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Monday, May 4, 2020

Law Firm Best Practices for Managing Receivables in the COVID-19 World


Most law firms are extremely dependent on receivables for working capital. Here we have compiled best practices on how you can manage your receivables from start to finish during these turbulent times.

Before we get started, let's get the obvious off the table — you can't control what you don't measure. At the very least, you should be reviewing receivable reports weekly and assigning responsibility to individual team members for collecting any outstanding client balances. The team should also be reporting on the status of those receivables on a weekly basis. Beyond those key points we’ll add the following:

  • Client and matter intake are more important now than ever. You can't afford to get it wrong so don't let your standards slip.
    • Do your due diligence on payment capabilities.
    • Know how much risk you can take on.
    • If it’s a new client, be honest with yourself if the matter doesn’t fit your profile.
    • If you have to put in extra time learning or investing in new programs, take that into account.
  • Matter management. Make sure you can bill your work. The opportunity cost of write-offs and write-downs is perhaps more critical now than ever.
    • Focus your resources on your most profitable work. Again, don't just take any matter. A/R collections start here, so do your best to make sure your WIP is
    • billable and collectible.
  • Timely billings. This is obvious, but the faster you get the bills out, the higher the likelihood you collect more quickly.
    • Daily time entry requirements — this is the new normal. You need to monitor and enforce it. Time that is submitted weeks or months late cannot and should not be tolerated any longer.
    • Make sure attorneys know their billing/e-billing guidelines. Billers who are not properly educated on their billing guidelines put your WIP and receivables at risk. You may not have realized how much your billers and accounting staff have done to enforce these in the past.
    • If you've reduced your admin team this may increase the risk of non-compliance and may delay or reduce collection of your invoices.
    • Learn to make edits directly in the billing system. This can cut down the turnaround time dramatically, especially in this environment. If your time and billing system can't handle this, now's probably not a great time to contemplate a system conversion so try to do the best with what you've got.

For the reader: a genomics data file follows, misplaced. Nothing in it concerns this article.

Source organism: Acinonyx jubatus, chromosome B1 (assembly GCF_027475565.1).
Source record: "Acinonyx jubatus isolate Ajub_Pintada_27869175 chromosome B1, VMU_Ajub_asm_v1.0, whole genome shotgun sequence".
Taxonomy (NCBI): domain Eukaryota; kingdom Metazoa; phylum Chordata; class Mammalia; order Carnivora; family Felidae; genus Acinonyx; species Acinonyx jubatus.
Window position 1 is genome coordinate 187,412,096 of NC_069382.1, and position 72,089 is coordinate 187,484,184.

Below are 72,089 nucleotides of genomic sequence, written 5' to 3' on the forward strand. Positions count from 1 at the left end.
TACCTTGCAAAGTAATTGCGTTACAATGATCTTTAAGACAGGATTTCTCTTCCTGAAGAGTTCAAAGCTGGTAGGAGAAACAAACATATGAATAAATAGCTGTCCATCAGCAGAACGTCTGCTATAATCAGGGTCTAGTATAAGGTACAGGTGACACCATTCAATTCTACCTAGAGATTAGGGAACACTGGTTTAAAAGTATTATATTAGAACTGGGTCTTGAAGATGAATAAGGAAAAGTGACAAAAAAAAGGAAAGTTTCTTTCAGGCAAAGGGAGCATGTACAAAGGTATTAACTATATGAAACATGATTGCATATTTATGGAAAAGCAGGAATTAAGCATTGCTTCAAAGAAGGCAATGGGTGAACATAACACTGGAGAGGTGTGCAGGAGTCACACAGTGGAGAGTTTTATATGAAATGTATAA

• Bill mid month or as soon as you are finished with the project.
    • Email bills to clients. If you're not e-billing/emailing the bills out, you should be, period.
    • Carry over as little WIP as possible, make sure you know how much you are carrying and why. This is as much of an investment to your firm as A/R, except it goes stale a lot faster. Turn it into A/R or write if off quickly. Don't make excuses. You need this to be as accurate as possible to get a good idea of your cash flow expectations.
  • Proactive collections efforts. You have great clients, but they are not watching out for your receivables. You are the only one who can do this.
    • Responsible/billing attorneys should be reviewing receivables weekly.
    • Reach out to clients before their invoices age. A simple check-in to make sure an invoice is received goes a long way.
    • Ask clients to pay invoices quickly.
  • Make payment easy for clients.
    • Use LawPay or Bill.com to allow various payment options.
    • Be willing to waive credit card fees.
    • Provide exceptional value with your services.

While these best practices help, you need to first make sure you have the right mindset. Not a day should go by that you are not just thinking about the receivables but nurturing them. In times like these, cash is king and receivables management is the last step to conversion into cash. While you may face challenges today with reduced staff, technology issues or problems with remote capabilities, there are plenty of ways you can adapt to overcome your receivable issues.

If you would like more information or need assistance with any of the above, please contact Derek Barto. For the latest regulatory changes and other information on keeping your organization running through disruption, visit our COVID-19 Resource Center.

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